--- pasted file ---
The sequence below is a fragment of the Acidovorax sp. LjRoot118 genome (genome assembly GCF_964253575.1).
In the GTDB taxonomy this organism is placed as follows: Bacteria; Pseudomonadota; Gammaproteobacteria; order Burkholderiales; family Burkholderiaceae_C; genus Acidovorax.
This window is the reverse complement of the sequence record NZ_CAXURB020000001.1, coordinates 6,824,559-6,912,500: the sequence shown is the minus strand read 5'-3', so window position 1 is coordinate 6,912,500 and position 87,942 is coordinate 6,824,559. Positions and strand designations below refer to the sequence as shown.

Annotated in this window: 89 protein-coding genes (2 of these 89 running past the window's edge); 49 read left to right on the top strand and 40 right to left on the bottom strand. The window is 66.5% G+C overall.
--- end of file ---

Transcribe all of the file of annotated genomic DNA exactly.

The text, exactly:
The sequence below is a fragment of the Acidovorax sp. LjRoot118 genome (genome assembly GCF_964253575.1).
In the GTDB taxonomy this organism is placed as follows: Bacteria; Pseudomonadota; Gammaproteobacteria; order Burkholderiales; family Burkholderiaceae_C; genus Acidovorax.
This window is the reverse complement of the sequence record NZ_CAXURB020000001.1, coordinates 6,824,559-6,912,500: the sequence shown is the minus strand read 5'-3', so window position 1 is coordinate 6,912,500 and position 87,942 is coordinate 6,824,559. Positions and strand designations below refer to the sequence as shown.

Annotated in this window: 89 protein-coding genes (2 of these 89 running past the window's edge); 49 read left to right on the top strand and 40 right to left on the bottom strand. The window is 66.5% G+C overall.